UTK used to say that they preferred Lysodren for Atypical pups if the cortisol did start to rise. This is because Vetoryl/Trilostane has been shown to cause elevations in these other hormones while Lysodren controls them with the possible exception of estradiol. Estradiol can be produced in some odd places like hair follicles and Lyso works ONLY on the adrenal glands. So if this hormone is elevated then the only thing that reach it is the combination of lignans and melatonin. One or the other won't help.

    I will be interested in hearing what the IMS plans for Paddy. I am very glad the extractions went well!
    Hugs,
    Leslie
    "May you know that absence is full of tender presence and that nothing is ever lost or forgotten." John O'Donahue, "Eternal Echoes"

    Death is not a changing of worlds as most imagine, as much as the walls of this world infinitely expanding.

  3. #23
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    Default Re: Almost 8 y.o. recently diagnosed, a few questions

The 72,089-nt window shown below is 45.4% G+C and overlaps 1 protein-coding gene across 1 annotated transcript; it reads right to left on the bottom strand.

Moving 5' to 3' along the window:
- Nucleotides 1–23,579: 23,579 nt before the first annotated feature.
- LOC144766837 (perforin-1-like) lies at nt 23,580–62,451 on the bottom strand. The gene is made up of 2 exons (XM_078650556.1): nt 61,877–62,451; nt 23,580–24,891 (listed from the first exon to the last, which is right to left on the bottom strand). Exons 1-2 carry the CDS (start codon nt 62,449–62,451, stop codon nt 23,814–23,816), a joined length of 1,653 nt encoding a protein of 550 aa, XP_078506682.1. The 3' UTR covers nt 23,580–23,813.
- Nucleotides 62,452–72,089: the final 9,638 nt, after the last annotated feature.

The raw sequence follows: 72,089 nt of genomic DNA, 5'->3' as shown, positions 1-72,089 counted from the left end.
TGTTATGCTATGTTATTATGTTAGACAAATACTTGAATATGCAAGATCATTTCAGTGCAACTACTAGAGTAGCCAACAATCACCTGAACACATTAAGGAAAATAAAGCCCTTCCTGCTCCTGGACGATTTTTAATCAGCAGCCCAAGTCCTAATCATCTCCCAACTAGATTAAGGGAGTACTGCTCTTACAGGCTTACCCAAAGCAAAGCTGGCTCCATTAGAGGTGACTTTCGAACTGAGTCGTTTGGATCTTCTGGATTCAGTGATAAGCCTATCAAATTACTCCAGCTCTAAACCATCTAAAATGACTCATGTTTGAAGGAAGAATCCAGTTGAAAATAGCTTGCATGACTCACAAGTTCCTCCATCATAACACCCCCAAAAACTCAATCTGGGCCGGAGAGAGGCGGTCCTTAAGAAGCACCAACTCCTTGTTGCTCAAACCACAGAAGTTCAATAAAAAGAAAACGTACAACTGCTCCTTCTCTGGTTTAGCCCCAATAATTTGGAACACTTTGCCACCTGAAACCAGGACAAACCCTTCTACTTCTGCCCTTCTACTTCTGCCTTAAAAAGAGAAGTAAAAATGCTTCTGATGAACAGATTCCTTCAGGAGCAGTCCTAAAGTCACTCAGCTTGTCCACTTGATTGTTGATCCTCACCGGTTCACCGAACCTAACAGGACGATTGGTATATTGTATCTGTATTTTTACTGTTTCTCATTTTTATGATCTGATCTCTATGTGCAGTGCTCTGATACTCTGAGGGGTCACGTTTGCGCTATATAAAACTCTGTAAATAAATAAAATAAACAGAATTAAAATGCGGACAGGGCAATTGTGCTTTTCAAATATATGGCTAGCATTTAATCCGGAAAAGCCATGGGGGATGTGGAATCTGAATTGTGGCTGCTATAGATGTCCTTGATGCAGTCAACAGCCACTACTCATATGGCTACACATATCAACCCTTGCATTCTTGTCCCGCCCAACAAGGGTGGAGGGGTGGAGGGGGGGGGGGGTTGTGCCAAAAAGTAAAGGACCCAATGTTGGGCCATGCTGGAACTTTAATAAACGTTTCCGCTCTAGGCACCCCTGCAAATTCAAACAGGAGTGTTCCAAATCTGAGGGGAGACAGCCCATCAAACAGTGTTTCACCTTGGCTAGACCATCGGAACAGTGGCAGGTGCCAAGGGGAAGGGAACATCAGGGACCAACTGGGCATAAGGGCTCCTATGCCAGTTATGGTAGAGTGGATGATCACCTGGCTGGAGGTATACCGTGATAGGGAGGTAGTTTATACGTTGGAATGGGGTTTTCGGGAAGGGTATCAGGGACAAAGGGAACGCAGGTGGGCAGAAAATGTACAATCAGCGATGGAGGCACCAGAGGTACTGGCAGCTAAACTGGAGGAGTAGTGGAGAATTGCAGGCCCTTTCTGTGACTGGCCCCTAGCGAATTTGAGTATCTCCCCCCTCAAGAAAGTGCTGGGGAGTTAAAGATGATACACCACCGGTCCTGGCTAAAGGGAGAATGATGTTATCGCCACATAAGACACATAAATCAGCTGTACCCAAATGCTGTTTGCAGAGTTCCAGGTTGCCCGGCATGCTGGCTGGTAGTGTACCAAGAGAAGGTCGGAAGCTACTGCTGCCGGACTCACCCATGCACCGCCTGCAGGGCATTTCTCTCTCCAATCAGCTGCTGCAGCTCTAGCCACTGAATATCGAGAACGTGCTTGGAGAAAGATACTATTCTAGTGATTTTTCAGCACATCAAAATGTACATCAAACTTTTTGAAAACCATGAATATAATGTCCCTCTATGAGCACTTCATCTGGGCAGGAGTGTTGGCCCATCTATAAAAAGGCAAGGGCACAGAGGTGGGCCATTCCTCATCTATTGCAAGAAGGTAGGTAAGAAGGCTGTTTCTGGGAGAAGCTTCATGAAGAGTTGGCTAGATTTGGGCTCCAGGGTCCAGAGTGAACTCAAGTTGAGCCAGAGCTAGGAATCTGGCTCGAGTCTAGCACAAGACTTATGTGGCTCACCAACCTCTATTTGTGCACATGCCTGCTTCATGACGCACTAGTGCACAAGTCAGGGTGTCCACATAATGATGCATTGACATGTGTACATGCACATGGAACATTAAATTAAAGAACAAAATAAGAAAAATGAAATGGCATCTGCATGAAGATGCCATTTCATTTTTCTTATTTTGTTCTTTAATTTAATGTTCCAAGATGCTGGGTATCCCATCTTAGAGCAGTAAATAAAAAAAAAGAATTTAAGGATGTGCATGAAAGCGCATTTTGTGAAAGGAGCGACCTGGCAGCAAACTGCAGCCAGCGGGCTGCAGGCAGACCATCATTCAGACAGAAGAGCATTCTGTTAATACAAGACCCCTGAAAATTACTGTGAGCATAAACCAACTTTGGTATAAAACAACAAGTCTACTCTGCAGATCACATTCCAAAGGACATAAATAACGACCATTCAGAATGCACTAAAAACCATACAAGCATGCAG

I just realized I never posted the results of Paddy's last UTK stim test (from April). It took nearly a month to get them.

    TEST - RESULT (Baseline) / Normal Range (Baseline)** / (Post ACTH) / Normal Range** (Baseline Post-ACTH)
    Cortisol (C) ug/dL : 6.7* / <1.0-5.6 / 7.8 / 7.1-15.1
    Androstenedione (A) ng/mL : 2.48* / 0.05-0.36 / 3.74* / 0.24-2.90
    Estradiol (E) pg/mL : 59.7 / 23.1-65.1 / 56.2 / 23.3-69.4
    Progesterone (P) ng/mL : 1.22* / <0.20 / 1.99* / 0.22-1.45
    17-OH-Progesterone (17OHP) ng/mL : 5.11* / 0.08-0.22 / 6.94* / 0.25-2.63
    Testosterone (T) ng/dL : <15.0 / <15.0-24.0 / <15.0 /<15.0-42.0
    * Above or below reference range **Mean normal range values for neutered male dogs